Chancellor George Osborne and Chief Treasury Secretary Danny Alexander head to parliament to deliver 2013's Autumn Statement (Reuters)
Britain is only half way through the "Age of Austerity" as it was once dubbed by Prime Minister David Cameron, with billions more in spending cuts to come until at least 2019.
According to an analysis of Chancellor George Osborne's Autumn Statement by influential thinktank the Institute for Fiscal Studies (IFS), the UK is only 46% of the way through the fiscal consolidation needed to close the hole in public finances.
The IFS said Osborne's plans for the years to 2019 implies a further 20% cut in total public spending cuts. It means an acceleration in the rate of public service spending cuts, from 2.3% a year between April 2011 and March 2016, to 3.7% a year between April 2016 and March 2019.
To avoid this acceleration, an extra £12bn a year would need to be chopped off welfare or other Annually Managed Expenditure up to 2018/19.
Osborne has stuck rigidly to fiscal neutrality in his Autumn Statements and Budgets, to ensure that spending is matched by cuts or increased tax revenues.
In his latest Autumn Statement, Osborne outlined a number of new spending commitments and tax cuts, including a cap on business rates increases and free school meals for all young primary school children, among others.
He also outlined new measures to tackle tax avoidance as well as an increase in the bank levy.
"The chancellor continues to make specific promises on spending increases whilst stating that he will keep total spending at the same level," said Paul Johnson, director of the IFS.
"He can't keep doing that. And whilst the costs of his tax cuts are pretty definite, the benefits from his anti-avoidance measures, and indeed of the increase in the bank levy, are rather less certain."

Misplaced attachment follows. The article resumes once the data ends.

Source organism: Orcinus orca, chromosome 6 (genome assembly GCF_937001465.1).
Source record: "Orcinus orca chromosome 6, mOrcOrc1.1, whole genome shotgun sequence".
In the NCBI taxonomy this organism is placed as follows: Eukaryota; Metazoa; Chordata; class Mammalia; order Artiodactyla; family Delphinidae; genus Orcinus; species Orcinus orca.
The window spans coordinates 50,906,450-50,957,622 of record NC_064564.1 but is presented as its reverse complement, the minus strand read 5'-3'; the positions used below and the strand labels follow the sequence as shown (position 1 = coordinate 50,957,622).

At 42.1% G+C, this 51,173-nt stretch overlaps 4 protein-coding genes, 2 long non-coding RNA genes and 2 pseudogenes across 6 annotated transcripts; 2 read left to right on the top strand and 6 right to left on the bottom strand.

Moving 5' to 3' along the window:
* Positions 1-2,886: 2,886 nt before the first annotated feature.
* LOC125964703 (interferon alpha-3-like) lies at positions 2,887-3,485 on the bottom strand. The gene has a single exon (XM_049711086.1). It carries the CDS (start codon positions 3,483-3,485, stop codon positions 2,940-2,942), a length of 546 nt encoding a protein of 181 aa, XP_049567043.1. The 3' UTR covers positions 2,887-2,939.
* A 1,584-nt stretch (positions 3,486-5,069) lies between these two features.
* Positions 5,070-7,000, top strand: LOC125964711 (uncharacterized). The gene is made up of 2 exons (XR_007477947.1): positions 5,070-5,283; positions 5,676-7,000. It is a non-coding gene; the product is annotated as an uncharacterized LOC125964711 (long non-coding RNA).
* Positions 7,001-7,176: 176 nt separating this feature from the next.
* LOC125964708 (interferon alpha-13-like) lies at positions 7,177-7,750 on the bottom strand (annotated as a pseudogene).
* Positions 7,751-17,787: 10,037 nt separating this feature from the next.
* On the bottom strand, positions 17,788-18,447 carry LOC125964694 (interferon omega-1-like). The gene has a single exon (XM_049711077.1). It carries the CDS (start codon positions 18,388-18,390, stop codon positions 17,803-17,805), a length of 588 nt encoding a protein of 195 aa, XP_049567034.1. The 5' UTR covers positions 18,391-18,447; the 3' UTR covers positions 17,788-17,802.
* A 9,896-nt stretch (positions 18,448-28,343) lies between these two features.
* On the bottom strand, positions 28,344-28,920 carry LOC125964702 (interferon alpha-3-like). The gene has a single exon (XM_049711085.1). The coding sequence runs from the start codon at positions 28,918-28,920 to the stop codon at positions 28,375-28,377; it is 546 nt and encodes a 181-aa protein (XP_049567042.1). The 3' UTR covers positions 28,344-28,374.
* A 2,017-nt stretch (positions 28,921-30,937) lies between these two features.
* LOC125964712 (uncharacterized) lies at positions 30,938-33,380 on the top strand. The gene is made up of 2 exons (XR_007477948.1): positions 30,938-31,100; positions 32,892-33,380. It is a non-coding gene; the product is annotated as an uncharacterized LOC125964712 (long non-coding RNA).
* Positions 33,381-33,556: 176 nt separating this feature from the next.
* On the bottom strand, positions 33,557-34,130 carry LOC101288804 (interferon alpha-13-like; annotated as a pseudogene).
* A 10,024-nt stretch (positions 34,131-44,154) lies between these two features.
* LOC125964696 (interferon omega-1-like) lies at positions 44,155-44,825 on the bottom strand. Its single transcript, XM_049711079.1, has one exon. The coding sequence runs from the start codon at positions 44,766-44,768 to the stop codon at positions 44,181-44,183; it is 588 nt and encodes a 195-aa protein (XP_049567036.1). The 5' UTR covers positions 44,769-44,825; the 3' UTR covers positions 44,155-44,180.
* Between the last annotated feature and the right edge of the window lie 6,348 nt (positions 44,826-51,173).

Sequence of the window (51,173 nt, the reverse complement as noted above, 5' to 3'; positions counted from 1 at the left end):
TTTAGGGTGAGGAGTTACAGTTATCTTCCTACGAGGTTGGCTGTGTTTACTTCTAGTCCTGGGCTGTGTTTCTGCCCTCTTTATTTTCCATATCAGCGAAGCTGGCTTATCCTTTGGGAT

Osborne has embarked on an austerity programme of public spending cuts in order to erase the structural deficit in UK finances, built up under the previous Labour administration.
However, having originally planned to complete this work within one parliament, he was forced to extend the cuts after the unforeseen eurozone crisis triggered a renewed global downturn in 2011.
This weighed heavily on the UK economy, causing tax receipts and output growth to fall well short of forecasts.
The Office for Budget Responsibility (OBR) predicts the deficit will be completely erased in 2018/19, when there will be a small surplus in public finances.
Paul Johnson, director of the IFS, said we must "not forget the scale of the cuts in spending still to come".
"By the end of 2013-14 DELs (that's Whitehall spending on public services) will have been cut by just over 8%," said Johnson.
"Absent further welfare cuts, or tax increases, plans to 2018-19 now imply cuts of more than 20% in total public service spending. This would actually imply an acceleration in the rate of public service spending cuts - from 2.3% a year between April 2011 and March 2016, to 3.7% a year between April 2016 and March 2019.
"Simply to avoid such an acceleration in cuts in this kind of spending would require cuts in welfare (or other Annually Managed Expenditure) spending of a further £12bn a year by 2018-19."
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